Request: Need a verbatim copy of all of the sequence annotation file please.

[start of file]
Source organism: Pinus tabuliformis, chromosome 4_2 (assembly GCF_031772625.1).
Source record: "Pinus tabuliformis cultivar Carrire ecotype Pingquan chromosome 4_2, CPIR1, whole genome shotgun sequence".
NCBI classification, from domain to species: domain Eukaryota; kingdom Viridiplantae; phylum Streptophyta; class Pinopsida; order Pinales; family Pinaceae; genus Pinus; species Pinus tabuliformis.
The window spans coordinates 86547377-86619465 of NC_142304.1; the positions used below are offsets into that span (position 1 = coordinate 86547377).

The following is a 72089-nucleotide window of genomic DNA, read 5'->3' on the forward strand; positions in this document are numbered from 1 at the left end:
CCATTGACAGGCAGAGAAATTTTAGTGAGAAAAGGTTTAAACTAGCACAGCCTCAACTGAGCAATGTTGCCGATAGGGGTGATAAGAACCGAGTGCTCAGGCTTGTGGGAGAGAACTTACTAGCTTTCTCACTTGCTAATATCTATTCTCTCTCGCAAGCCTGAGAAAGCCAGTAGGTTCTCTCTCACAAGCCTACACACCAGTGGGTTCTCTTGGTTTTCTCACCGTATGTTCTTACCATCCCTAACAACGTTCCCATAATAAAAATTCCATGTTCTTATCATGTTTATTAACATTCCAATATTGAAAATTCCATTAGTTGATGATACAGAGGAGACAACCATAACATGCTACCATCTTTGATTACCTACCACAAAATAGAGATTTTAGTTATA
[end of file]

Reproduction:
Source organism: Pinus tabuliformis, chromosome 4_2 (assembly GCF_031772625.1).
Source record: "Pinus tabuliformis cultivar Carrire ecotype Pingquan chromosome 4_2, CPIR1, whole genome shotgun sequence".
NCBI classification, from domain to species: domain Eukaryota; kingdom Viridiplantae; phylum Streptophyta; class Pinopsida; order Pinales; family Pinaceae; genus Pinus; species Pinus tabuliformis.
The window spans coordinates 86547377-86619465 of NC_142304.1; the positions used below are offsets into that span (position 1 = coordinate 86547377).

The following is a 72089-nucleotide window of genomic DNA, read 5'->3' on the forward strand; positions in this document are numbered from 1 at the left end:
CCATTGACAGGCAGAGAAATTTTAGTGAGAAAAGGTTTAAACTAGCACAGCCTCAACTGAGCAATGTTGCCGATAGGGGTGATAAGAACCGAGTGCTCAGGCTTGTGGGAGAGAACTTACTAGCTTTCTCACTTGCTAATATCTATTCTCTCTCGCAAGCCTGAGAAAGCCAGTAGGTTCTCTCTCACAAGCCTACACACCAGTGGGTTCTCTTGGTTTTCTCACCGTATGTTCTTACCATCCCTAACAACGTTCCCATAATAAAAATTCCATGTTCTTATCATGTTTATTAACATTCCAATATTGAAAATTCCATTAGTTGATGATACAGAGGAGACAACCATAACATGCTACCATCTTTGATTACCTACCACAAAATAGAGATTTTAGTTATA